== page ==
33. MQ5 Gas Sensor(EF05033)#

33.1. Introduction#

MQ5 Gas sensor has a good sense to liquefied gas, natural gas and coal gas that are widely used in cities, but it doesn’t work on ethanol or smoke.


33.3. Characteristic#

Designed in RJ11 connections, easy to plug.

33.4. Specification#

Item Parameter
SKU EF05033
Connection RJ11
Type of Connection Analog output
Working Voltage 3.3V

33.5. Outlook#


33.6. Quick to Start#

33.6.1. Materials Required and Diagram#

Connect the MQ5 Gas sensor to J1 port and the OLED to the IIC port in the Nezha expansion board as the picture shows.


Note: A preheating for 3 minutes after powering on is required before using.

33.7. MakeCode Programming#

33.7.1. Step 1#

Click “Advanced” in the MakeCode drawer to see more choices.


We need to add a package for programming, . Click “Extensions” in the bottom of the drawer and search with “PlanetX” in the dialogue box to download it.


Note: If you met a tip indicating that the codebase will be deleted due to incompatibility, you may continue as the tips say or build a new project in the menu.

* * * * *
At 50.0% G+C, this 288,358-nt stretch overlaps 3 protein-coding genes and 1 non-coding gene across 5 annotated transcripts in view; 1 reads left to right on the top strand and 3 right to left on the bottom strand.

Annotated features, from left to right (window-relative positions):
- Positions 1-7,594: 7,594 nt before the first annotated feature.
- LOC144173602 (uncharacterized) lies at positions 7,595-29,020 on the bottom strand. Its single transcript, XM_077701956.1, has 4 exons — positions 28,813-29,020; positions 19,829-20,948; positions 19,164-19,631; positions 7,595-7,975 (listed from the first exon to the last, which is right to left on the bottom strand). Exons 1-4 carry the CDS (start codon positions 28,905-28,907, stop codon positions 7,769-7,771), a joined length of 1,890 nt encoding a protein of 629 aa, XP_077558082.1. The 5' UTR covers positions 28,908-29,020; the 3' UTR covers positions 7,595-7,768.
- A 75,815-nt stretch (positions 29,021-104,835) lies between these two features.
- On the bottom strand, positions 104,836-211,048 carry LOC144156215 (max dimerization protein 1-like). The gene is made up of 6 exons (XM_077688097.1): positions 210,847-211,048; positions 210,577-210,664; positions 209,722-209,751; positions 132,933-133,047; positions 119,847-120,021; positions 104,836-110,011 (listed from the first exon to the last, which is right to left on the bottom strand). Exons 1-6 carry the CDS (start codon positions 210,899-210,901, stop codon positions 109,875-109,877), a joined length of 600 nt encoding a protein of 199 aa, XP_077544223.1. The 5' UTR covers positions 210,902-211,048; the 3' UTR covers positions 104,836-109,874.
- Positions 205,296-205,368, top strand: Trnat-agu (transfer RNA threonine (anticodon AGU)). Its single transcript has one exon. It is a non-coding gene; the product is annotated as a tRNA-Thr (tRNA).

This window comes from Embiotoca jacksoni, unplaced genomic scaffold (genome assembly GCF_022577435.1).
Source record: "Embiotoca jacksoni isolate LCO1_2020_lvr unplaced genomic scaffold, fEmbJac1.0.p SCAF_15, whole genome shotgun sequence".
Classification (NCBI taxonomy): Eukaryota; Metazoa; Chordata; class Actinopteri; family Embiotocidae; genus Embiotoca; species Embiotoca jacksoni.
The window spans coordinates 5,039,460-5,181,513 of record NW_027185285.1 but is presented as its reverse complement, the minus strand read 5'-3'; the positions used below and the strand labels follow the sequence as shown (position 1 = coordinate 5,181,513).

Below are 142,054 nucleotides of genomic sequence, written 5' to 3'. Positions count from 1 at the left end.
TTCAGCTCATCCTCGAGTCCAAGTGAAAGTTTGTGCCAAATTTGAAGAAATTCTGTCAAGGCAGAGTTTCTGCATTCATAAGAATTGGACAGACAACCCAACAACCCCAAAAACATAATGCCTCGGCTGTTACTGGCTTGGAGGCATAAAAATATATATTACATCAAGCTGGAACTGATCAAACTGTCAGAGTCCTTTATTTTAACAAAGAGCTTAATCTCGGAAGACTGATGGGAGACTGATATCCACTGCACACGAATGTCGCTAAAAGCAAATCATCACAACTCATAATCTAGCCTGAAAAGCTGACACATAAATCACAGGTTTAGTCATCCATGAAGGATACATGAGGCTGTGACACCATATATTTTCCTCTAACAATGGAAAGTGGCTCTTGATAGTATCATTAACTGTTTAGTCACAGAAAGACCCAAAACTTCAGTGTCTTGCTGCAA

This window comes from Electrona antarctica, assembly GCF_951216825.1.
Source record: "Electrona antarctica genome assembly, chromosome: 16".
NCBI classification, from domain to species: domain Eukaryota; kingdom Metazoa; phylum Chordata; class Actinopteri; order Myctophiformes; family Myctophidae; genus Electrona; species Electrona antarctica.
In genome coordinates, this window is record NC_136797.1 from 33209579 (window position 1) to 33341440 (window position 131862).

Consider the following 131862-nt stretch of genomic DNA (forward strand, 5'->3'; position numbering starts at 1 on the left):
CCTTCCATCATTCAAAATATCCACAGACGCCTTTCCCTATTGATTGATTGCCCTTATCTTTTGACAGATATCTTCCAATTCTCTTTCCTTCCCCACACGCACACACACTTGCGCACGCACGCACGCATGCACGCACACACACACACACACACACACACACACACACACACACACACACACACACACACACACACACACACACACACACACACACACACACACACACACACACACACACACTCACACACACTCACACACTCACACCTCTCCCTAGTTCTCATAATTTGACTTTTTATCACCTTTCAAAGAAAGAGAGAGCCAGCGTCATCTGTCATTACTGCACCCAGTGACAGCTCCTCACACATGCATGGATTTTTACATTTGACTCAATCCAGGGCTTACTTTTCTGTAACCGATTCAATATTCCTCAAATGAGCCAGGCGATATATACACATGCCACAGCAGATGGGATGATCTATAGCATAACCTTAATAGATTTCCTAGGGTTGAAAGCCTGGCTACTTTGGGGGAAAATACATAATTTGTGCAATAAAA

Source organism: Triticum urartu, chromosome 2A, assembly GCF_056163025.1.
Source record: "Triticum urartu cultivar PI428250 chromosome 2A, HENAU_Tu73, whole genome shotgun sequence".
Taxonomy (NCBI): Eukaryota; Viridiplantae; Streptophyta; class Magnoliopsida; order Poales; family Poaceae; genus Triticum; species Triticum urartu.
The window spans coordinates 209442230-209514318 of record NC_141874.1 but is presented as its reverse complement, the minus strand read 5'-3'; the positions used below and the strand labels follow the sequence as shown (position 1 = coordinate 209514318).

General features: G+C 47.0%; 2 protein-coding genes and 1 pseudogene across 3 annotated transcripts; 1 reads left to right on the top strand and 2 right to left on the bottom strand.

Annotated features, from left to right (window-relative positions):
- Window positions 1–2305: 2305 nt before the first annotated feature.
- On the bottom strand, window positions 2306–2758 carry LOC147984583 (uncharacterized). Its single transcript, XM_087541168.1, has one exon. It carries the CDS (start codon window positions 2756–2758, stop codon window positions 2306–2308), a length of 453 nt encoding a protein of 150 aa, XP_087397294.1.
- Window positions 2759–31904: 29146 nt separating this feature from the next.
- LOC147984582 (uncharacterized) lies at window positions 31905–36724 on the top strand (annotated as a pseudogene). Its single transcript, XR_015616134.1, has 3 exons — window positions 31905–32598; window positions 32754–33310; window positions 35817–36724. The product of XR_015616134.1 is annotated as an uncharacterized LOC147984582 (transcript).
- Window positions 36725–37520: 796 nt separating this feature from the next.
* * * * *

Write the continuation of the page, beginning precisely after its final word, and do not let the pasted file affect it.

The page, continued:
33.7.2. Step 2#

33.7.3. Code as below:#


33.7.5. Result#

The value detected from MQ5 Gas sensor displays on the OLED screen.

33.8. Python Programming#

33.8.1. Step 1#

Download the package and unzip it: PlanetX_MicroPython

Go to Python editor


We need to add enum.py and co.py for programming. Click “Load/Save” and then click “Show Files (1)” to see more choices, click “Add file” to add enum.py and co.py from the unzipped package of PlanetX_MicroPython.

../_images/05001_081.png ../_images/05001_091.png ../_images/05033_10.png

33.8.2. Step 2#

33.8.3. Reference#

from microbit import *
from enum import *
from co import *
co = CO(J1)
while True:

33.8.4. Result#

The value detected from MQ5 Gas sensor displays on the micro:bit.

33.9. Relevant File#

33.10. Technique File#